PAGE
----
Last week, The Walking Dead ended with Negan meeting an unseen character on the road, someone who he described thus: "If shit could shit it still wouldn't look as shitty as you." [Sigh] The man with the Louisville Slugger then drove this person back to the Sanctuary, before enlisting the mystery man or woman in his secret plan to reclaim power with the Saviors. This was a rare moment of intrigue, in a show that usually makes every story-point as plain as possible. Who could this wandering stranger be? A callback character from last season? A brand new bad-guy associate recruited at the 11th hour?
It turns out it was ... Laura. Y’know, Laura – the character whose sole description on The Walking Dead’s Wikipedia page is, no kidding, "a female member of the Saviors."
To be fair, she plays a much larger role in the comics, and has been a minor fixture in the TV series, too, over the past two seasons – occasionally barking orders at other Saviors and bullying the underclass in random, scattered scenes. Still, there was something hugely anticlimactic about her popping her at the end of this week’s episode – titled, simply, "Worth" – as Negan’s big surprise for Dwight. In a tacit acknowledgement of her own obscurity, Laura even delivers her own miniature "previously on The Walking Dead" recap, reminding everybody in the room that she saw Dwight betray and kill his own people back in the midseason finale.
Overall, this was an unusually Savior-centric episode, demanding at least some level of investment in the leadership tussle between Negan, Dwight and Simon. By the end of the hour, the big boss had exacted a cruel revenge on one and had straight-up slaughtered the other, thus bringing to a close a very brief "Negan is deposed" arc – which appears to have been designed primarily to get rid of The Guy With the Big Mustache and to set up future problems for The Defector With Third-Degree Burns.
In fact, a lot of "Worth" felt like it was hastening characters either to the end of their time on the show or toward whatever’s coming next. Both the heroes and villains alike have been doing a lot of reflecting on their personal post-apocalyptic journeys thus far – be it Carol and Morgan last week, or Dwight and Father Gabriel in this one. It sure does seem like there’s some kind of major reset coming, cleaning out a huge chunk of the old guard to make way for … well, who knows? The Laura Show, perhaps?
In poor Gabriel’s case, some kind of closure would be welcome. The priest is half-blind and sickly now, reduced to sorting bullet-casings for Eugene – and trying to do a poor job of it, in the hope of saving a life or two. He says he fears death, because he doesn’t feel like he’s ever atoned for his original sin of locking out his parishioners during the early days of the plague. But the very fact that the holy man is monologuing about his checkered past is a bad sign for his future with the series. Television characters generally only contemplate their arcs right before they’re about to terminate.
As for Eugene, he gets yet another reminder this week that he’s widely despised. While supervising the ramped-up munitions production, and eating his favorite dirt-cheap college snack of Garlic Sardine Mac & Cheese, he gets kidnapped by Daryl and Rosita, who announce their intentions to keep him imprisoned but alive. Since the Saviors are offering him more or less the same deal – plus wine, massages, and "M and powdered C" – he quickly engineers his escape via power-vomiting (no, really) and heads back to the factory, more determined than ever to help Negan crush the opposition.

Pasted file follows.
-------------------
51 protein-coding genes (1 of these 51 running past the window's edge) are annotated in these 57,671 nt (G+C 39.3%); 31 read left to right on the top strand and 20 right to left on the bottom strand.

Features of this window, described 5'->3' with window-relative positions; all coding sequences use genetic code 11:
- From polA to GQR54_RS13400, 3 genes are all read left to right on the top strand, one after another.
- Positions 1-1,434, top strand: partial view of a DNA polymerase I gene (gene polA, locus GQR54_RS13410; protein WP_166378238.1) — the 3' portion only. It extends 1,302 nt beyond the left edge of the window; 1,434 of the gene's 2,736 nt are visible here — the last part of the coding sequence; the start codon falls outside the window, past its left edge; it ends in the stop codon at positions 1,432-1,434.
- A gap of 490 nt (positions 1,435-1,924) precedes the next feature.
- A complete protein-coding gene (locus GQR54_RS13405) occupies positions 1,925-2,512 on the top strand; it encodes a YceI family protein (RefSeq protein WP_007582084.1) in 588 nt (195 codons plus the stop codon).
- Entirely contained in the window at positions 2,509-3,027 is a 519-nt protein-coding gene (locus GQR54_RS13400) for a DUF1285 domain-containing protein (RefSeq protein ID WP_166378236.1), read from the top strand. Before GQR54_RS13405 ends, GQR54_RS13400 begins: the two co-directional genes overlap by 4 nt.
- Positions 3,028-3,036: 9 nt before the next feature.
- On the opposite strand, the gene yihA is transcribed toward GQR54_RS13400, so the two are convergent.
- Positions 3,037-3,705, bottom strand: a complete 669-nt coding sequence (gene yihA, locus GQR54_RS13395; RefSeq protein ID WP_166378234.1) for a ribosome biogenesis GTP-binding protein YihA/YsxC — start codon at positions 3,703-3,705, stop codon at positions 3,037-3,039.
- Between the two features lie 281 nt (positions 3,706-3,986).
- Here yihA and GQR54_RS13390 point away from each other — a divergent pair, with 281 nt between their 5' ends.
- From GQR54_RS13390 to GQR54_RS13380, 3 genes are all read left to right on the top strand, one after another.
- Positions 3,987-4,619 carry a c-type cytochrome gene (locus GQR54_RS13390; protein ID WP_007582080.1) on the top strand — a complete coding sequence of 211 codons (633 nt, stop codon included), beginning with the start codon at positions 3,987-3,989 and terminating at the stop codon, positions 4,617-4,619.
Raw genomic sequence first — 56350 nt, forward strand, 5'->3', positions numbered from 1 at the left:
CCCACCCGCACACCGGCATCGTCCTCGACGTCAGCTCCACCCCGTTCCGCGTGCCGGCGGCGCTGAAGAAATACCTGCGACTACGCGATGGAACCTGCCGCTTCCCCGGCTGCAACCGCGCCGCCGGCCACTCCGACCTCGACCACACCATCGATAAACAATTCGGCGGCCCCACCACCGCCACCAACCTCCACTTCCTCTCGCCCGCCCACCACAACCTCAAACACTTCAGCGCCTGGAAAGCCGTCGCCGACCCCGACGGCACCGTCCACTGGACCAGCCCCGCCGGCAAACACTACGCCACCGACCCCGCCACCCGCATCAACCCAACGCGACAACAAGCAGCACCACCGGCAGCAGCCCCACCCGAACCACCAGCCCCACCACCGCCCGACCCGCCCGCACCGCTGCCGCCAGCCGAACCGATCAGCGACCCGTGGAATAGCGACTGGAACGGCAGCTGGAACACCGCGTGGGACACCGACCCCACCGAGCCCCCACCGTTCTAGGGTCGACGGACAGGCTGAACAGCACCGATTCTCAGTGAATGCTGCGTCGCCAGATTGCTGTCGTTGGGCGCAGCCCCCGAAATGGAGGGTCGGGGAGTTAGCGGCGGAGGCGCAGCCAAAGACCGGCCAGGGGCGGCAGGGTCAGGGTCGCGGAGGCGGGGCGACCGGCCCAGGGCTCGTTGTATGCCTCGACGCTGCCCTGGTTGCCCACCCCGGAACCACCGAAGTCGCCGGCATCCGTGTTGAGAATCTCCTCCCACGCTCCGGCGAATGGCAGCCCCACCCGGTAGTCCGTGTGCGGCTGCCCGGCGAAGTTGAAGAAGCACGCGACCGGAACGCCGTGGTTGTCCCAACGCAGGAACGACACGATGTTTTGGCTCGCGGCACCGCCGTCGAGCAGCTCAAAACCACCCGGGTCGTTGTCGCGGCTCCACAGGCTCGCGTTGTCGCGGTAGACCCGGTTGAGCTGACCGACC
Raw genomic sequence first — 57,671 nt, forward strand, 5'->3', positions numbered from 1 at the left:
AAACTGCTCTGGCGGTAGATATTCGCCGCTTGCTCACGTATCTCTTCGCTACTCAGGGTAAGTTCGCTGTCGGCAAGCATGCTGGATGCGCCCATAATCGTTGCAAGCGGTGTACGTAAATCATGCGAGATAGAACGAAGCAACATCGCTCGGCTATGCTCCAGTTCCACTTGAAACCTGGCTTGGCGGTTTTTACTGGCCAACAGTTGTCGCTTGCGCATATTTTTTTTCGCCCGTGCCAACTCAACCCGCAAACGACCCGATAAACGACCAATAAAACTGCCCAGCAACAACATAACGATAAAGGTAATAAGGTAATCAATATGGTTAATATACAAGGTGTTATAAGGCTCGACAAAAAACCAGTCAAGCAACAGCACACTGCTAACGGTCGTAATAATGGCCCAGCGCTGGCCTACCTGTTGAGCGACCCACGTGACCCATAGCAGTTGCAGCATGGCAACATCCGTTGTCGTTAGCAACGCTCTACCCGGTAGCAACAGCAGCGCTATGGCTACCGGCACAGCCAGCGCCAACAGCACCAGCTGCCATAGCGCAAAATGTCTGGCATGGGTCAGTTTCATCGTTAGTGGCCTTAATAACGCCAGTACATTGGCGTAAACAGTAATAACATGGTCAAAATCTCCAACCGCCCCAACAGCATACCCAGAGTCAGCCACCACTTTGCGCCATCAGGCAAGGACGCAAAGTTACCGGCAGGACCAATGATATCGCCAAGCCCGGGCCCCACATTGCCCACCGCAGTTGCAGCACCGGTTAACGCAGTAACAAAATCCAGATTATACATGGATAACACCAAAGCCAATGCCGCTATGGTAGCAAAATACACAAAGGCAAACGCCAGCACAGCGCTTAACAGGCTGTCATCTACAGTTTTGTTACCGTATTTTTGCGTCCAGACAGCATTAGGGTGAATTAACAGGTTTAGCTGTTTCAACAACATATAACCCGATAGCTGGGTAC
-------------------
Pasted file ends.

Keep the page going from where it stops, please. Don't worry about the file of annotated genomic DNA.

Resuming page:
One very minor subplot this week involves Aaron, who’s camped out in the damp, zombie-filled forests near Oceanside, and is still trying to persuade Cyndie and her army of young women to join the fight. When he talks to them about how Negan’s ultimately the source of their current predicament, Aaron establishes this episode’s major question: Who’s really accountable for all this murder and misery? It’s a subject that comes up again when Eugene insists to Rosita that he’s really only guilty of survival, and she reminds him that he also helped the Saviors escape the Sanctuary, which indirectly led to dozens more corpses.
This matter of assigning responsibility is also central to Carl’s letters, which figure prominently in scenes that bookend the hour. In the first, Rick reads his son’s final words to him, all about how everyone needs to work toward reviving the "before times," when people were more neighborly to each other. In the second, Michonne reads Carl’s letter to Negan aloud to the Savior Supreme, similarly urging him to stop being so malicious. His reply, essentially, is, "Hey, Rick started it!"
The villain even weaponizes the Blame Game as his punishment against Dwight. Before killing his No. 2 in retaliation for his cowardly coup – Simon says: Let's have a coup and crush our enemies! Not so fast, tough guy. R.I.P., Simon – Negan shares with everyone his plan to set up bases around the Hilltop. The idea is to forgo one big attack for an incessant campaign of smaller volleys. But his real goal is to trick Dwight into sharing this intel with Rick, setting the Alexandrians up for an ambush – which which will then get pinned on this scraggly-haired Savior whom they’ve never been sure they can trust.
Again, this development for Dwight is more likely to matter in Season Nine – if he survives that long. All signs right now point to next week’s finale being especially violent and deadly, clearing the way for what lies ahead after the war. Which is good. Because frankly, it’s starting to seem like The Walking Dead’s writers are as eager for this storyline to be over as so many of the rest of us have been.